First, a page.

Feast of the Righteous Fathers Sergius & Herman, Founders of Valaam Monastery
THIS WEEK, we turned from the one who bore Christ in her womb—the Mother of God and Ever-Virgin, according to the third and fifth Ecumenical Councils—back to theme of light. We’ve looked at light reflected in the souls of the saints and we’ve see the True Light born of the Virgin Mary. Now we turn to the same Light who is the source of all being, the One who illumined the world at creation and then later illumined Moses to tell us the story of that creation.
The Cappadocian Father, St Gregory of Nyssa (d. 394) sets the course this week by defining truth as the “sure apprehension of real Being.” But what is “real being”? According to Gregory, “that which is always the same, neither increasing nor diminishing, immutable to all change whether to better or to worse (for it is far removed from the inferior and it has no superior), standing in need of nothing else, alone desirable, participated in by all but not lessened by their participation—this is truly real Being.” Truth as real Being, he goes on to suggest, is the ineffable and mysterious light that illuminated Moses from a thorny bush. It is a Radiance that shines upon us through our thorny flesh, illuminating the eyes of our soul. It is the true light, truth itself, namely, the One who calls Himself truth: “I am the way, the truth, and the life.” Are you looking to the Radiance of Real Being? Read the full passage.
Moses saw this Radiance of real Being in a burning bush. He also saw God on a mountain and spoke with Him as one speaks with a friend. And, as St Gregory Palamas (d. 1359) notes, Moses taught his people what he learned from God: “that He is He Who eternally Is and will never cease to be, that He summoned what did not exist into existence, brought all things out of non-being and will not let them fall back into non-existence.” More specifically, God created heaven and earth. Then He created man, “a great wonder surpassing all else, towering above everything, superior to all.” And for man, He created paradise as a home where “it was his lot to have sight of God, speak to Him face to face.” But man also received a “counsel and commandment” from God, which Gregory describes as “fasting appropriate to that place.” When Adam and Eve ate from the tree of knowledge, they broke the original God-decreed fast, resulting in toil, misfortune, and ultimately, death. Many generations later, Moses fasted for forty days on a mountain and saw God. And he spoke to God as with a friend. St Gregory calls us to do the same: “Awaken your minds, I entreat you, and lift them up, in company with Moses when he went up the mountain towards God. In this way may you start off afresh on your ascent, and be lifted up together with Christ, who did not merely go up a mountain but up to heaven, taking us with Him.” Have you lifted up your mind? Read the full passage.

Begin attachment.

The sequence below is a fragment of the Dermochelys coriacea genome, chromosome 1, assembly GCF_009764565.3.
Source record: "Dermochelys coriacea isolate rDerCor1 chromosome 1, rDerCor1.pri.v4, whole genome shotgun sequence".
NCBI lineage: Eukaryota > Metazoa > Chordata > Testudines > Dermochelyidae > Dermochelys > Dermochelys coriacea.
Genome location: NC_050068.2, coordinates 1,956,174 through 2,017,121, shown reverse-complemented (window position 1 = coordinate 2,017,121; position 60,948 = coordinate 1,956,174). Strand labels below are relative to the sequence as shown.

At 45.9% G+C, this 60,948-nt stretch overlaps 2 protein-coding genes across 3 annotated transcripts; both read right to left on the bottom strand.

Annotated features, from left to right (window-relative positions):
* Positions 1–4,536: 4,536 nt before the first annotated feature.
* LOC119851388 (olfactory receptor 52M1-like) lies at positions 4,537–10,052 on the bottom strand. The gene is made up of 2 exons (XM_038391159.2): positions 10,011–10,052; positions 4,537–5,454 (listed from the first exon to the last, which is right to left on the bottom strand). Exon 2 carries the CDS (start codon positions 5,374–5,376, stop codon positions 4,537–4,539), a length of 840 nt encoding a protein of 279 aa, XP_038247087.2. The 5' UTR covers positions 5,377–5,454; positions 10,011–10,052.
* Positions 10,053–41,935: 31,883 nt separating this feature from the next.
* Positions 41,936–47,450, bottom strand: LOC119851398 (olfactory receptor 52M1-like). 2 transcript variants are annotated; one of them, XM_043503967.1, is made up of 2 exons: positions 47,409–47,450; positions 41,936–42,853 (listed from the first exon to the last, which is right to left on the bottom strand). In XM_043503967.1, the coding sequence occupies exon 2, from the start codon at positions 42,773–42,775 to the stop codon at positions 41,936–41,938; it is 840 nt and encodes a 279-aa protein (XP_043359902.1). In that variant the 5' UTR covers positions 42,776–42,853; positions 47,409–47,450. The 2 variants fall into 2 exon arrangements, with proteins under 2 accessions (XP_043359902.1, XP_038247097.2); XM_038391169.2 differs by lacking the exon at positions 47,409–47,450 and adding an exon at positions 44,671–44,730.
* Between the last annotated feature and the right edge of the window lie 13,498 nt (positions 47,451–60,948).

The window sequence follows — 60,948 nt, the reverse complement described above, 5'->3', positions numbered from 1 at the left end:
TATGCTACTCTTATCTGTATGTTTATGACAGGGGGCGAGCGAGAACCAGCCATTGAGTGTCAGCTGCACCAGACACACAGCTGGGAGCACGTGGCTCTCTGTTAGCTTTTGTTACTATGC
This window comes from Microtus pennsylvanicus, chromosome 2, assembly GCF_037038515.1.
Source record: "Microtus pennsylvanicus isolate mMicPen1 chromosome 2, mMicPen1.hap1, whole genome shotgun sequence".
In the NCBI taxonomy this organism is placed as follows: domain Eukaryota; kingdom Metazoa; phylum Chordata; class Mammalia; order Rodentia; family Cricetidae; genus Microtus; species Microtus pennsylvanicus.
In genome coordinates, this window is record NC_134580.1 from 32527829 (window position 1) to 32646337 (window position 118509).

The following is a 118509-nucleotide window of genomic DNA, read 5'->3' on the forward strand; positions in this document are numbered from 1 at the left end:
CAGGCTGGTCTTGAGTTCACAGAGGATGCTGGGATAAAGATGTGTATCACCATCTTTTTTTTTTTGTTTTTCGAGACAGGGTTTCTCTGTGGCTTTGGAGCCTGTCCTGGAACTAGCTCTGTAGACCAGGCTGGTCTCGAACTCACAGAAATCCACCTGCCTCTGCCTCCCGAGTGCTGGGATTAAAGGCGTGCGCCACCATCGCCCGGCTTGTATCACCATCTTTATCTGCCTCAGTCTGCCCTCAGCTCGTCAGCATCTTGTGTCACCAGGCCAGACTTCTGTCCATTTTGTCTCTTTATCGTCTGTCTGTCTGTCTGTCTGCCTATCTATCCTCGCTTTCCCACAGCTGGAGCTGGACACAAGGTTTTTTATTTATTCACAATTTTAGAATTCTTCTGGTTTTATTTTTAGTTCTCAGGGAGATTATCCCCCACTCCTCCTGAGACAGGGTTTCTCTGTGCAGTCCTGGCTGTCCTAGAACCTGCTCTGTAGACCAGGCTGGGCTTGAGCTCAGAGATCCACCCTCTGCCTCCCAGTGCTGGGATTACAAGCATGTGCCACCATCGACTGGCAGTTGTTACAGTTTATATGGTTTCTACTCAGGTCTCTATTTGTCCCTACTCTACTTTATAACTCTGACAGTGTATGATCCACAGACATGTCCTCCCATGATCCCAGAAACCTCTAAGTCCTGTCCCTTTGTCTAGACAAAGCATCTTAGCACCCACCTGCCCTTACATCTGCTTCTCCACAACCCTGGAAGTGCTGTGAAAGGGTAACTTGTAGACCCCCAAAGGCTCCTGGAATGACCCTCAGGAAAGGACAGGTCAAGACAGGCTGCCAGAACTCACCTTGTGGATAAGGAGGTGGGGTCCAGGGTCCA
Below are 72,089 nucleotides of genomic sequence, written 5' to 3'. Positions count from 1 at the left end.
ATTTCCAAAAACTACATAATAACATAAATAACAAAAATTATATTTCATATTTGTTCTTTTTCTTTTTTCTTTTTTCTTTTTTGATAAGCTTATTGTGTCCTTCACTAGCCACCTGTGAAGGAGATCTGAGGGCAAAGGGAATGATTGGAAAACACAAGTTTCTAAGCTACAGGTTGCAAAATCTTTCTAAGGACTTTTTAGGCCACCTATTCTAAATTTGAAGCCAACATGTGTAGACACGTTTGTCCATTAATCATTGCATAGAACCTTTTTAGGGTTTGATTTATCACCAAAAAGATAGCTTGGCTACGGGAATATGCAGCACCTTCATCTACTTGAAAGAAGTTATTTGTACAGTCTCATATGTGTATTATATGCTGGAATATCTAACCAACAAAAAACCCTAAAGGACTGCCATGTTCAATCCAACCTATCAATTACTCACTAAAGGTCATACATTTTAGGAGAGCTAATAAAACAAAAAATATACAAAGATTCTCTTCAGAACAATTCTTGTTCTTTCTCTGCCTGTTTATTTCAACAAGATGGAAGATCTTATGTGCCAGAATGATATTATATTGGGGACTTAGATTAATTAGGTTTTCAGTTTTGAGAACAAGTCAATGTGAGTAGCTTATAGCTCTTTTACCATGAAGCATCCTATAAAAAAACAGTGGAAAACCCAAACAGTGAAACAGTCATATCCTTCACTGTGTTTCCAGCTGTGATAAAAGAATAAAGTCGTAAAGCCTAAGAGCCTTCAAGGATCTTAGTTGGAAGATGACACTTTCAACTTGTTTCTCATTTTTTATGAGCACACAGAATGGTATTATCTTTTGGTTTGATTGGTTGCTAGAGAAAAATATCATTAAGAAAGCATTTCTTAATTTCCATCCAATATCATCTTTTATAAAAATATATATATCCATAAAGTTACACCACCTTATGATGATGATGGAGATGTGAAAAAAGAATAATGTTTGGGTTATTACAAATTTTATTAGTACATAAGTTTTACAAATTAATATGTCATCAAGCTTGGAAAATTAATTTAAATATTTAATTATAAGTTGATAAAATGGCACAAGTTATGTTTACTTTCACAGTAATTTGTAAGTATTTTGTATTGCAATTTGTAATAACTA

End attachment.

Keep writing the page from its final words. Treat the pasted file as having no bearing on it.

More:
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St Athanasius (d. 373) begins his famous treatise On the Incarnation by reflecting on various views of creation. Some, such as the Epicureans, say all things have spontaneously come into existence by chance. This theory implies there is no providence over the universe. Others, such as Plato, say God made the universe from preexistent and uncreated matter. This theory implies that “God is only a craftsman and not the Creator of being.” Instead, the inspired teaching and faith according to Christ “knows that neither spontaneously, as it is not without providence, nor from pre-existent matter, as God is not weak, but from nothing and having absolutely no existence God brought the universe into being through the Word, which it says through Moses.” So God made all things from nothing (ex nihilo) through His own Word, our Lord Jesus Christ. But of all the things He created on earth, “He had mercy upon the human race, and seeing that by the principle of its own coming into being it would not be able to endure eternally, He granted them a further gift, creating human beings not simply like all the irrational animals upon the earth but making them according to His own Word, giving them a share of the power of His own Word, so that having as it were shadows of the Word and being made rational, they might be able to abide in blessedness, living the true life which is really that of the holy ones in paradise.” Are you abiding in blessedness? Read the full passage.